Sea Chest (1972) by Miyoko Ito exemplifies what poet John Yau has described as the artist’s “abstract views full of longing and mystery.” On full display in Sea Chest are two unique qualities of Ito’s paintings of the 1970s: her moody, off-key color palettes (ranging here across earthy yellows, rust-tinged oranges, chalky shades of peach, and flights of blue-green); and her semi-surreal compositions blending geometric and organic forms, suggestively hinting at representation while still remaining obdurately abstract.
The singularity of Ito’s practice may explain, in part, her relative obscurity until very recently. Although she lived and worked in Chicago between 1944 and her death in 1983, and was friends with well-known Chicago figures such as Gladys Nilsson, Jim Nutt, and Ray Yoshida, her abstract paintings did not neatly conform to the more graphic and pop-culture informed visual vocabulary of the Chicago Imagists, the artist group with which most of her peers were aligned. Instead, her early works were informed by sources as disparate as Picasso’s Synthetic cubist compositions, Pierre Bonnard’s technique of underpainting, and Giorgio Morandi’s understated still lifes. Later in her career, she told an interviewer, “When I approach a canvas, I try to as much as possible keep my mind blank.” In Sea Chest, like other paintings by Ito from this period, the compositions are partitioned or divided in ways that also suggest horizon lines or imagined landscapes.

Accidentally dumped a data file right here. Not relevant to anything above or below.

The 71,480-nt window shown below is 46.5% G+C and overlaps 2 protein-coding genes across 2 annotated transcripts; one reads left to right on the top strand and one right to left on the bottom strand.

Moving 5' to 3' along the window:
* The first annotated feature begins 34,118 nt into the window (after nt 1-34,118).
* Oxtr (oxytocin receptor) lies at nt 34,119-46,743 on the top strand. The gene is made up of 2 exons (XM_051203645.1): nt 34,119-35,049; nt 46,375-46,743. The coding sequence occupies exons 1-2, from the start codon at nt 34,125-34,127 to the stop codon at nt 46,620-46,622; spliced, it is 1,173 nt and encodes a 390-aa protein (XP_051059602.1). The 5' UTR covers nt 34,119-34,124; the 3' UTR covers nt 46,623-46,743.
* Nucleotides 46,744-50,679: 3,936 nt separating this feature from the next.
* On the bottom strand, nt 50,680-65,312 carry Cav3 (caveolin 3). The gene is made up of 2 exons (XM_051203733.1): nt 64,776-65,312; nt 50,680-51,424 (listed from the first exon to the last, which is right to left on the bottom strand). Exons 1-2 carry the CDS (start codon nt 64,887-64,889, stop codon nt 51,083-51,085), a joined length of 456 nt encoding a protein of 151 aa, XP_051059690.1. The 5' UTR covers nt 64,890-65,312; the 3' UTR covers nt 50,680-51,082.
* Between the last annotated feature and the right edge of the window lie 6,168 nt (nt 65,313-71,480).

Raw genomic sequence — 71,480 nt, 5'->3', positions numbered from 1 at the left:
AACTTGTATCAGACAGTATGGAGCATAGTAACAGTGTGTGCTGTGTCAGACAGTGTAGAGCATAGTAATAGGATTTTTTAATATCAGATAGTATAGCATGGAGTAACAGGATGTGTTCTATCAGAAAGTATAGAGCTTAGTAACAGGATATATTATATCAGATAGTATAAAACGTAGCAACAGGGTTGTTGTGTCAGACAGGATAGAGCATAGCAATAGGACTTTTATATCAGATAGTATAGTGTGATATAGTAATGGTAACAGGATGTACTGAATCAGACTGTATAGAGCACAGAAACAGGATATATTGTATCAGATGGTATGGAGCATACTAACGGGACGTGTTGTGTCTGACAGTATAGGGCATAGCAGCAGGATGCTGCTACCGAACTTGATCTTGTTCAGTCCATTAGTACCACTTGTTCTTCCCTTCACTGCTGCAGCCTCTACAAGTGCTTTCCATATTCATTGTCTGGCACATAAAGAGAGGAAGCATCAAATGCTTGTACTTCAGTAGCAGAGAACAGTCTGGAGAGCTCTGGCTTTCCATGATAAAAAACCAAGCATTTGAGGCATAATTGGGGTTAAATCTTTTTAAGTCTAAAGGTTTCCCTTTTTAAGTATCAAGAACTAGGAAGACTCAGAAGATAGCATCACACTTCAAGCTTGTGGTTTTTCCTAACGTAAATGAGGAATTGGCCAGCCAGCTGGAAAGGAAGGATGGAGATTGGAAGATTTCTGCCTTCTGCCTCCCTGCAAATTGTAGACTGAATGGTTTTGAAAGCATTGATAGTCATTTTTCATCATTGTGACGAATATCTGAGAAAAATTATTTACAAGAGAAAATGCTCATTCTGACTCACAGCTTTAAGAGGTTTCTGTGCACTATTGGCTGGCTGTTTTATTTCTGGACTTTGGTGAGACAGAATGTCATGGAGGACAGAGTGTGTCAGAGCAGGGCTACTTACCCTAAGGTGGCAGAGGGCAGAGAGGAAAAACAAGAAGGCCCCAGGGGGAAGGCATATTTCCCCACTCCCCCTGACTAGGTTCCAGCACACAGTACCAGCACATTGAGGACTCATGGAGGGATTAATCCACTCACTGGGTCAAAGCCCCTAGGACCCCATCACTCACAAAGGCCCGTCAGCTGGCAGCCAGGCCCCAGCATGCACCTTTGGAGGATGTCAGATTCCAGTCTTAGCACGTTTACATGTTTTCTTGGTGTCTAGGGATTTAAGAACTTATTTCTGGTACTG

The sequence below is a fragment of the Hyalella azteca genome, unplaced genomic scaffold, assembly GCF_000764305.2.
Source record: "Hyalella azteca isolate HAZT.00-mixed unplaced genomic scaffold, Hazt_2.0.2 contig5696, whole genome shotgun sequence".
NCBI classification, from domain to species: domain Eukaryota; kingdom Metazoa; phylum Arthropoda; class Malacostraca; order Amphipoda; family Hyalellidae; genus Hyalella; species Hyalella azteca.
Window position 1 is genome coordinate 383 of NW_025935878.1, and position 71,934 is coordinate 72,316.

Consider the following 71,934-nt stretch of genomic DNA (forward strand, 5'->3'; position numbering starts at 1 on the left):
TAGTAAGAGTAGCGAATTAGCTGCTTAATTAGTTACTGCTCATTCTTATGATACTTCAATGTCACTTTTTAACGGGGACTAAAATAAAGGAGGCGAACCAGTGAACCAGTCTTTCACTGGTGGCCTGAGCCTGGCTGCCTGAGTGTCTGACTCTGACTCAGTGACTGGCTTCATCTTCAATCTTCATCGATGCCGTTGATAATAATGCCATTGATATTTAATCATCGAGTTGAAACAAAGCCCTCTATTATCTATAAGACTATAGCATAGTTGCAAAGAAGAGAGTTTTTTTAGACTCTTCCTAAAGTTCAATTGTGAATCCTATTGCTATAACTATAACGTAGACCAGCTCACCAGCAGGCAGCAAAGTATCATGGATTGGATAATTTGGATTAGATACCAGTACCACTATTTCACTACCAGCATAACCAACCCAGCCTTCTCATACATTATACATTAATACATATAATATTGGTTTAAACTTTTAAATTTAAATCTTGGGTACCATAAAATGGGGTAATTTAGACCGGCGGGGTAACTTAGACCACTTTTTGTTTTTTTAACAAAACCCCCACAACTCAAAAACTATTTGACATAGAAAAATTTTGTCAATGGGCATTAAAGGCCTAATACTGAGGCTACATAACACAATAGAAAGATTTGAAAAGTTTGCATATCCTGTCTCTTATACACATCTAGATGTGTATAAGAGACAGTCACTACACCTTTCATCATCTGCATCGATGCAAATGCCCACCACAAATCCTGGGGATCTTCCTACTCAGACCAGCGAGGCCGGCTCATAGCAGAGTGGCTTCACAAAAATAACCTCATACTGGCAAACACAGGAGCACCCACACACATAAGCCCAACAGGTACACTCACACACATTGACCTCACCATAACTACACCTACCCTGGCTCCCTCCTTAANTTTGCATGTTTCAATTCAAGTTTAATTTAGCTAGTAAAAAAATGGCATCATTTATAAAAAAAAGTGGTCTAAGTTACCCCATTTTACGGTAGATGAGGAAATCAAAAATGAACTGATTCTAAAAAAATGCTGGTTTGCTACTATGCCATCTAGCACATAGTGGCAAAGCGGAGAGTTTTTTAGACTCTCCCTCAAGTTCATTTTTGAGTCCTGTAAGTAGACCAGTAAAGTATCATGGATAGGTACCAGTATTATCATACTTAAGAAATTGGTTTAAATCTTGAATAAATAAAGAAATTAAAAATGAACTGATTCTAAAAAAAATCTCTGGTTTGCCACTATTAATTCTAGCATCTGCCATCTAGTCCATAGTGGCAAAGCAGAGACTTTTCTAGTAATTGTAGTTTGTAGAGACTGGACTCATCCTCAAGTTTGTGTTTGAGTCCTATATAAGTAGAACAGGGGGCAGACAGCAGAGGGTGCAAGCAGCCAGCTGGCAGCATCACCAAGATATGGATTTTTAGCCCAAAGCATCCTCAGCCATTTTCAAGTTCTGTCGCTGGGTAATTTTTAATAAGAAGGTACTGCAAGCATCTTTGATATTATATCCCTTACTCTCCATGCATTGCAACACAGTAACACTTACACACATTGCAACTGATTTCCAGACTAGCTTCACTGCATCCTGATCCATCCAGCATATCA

Born in 1918 in Berkeley, California, to Japanese-immigrant parents, Miyoko Ito’s life and trajectory as an artist were irrevocably impacted by World War II and the signing in 1942 of Executive Order 9066, which allowed for the forced incarceration of Japanese Americans living on the West Coast. At the time a senior at the University of California at Berkeley, Ito—an American-born U.S. Citizen—was detained at Tanforan Assembly Center, an incarceration facility built on the site of the Tanforan Racetrack in San Bruno, California. Only through the assistance of a Quaker society was she able to leave the camp by applying to schools on the East Coast, accepting a scholarship offer from Smith College despite its lack of a studio art department. After a year of making art in isolation in Northampton, Massachusetts (during which time Ito’s husband was transferred to the Topaz War Relocation Center in Utah), Ito applied to and was granted a scholarship from the School of the Art institute of Chicago.
Though little-known until recently, Ito’s practice is slowly coming to renewed attention following exhibitions in 2017 at the Berkeley Art Museum and Pacific Film Archive (BAMPFA) and 2018 at Artists Space in New York. At LACMA, her work complicates and enriches the narrative of post-war abstract art, while also helping to repair a glaring gap in the representation of Asian-American artists in the museum’s collection.
During our 37th annual Collectors Committee Weekend (April 21–22, 2023), members of LACMA's Collectors Committee generously helped the museum acquire 10 works of art spanning a breadth of eras and cultures. We'll be sharing information about these acquisitions throughout the week here on Unframed.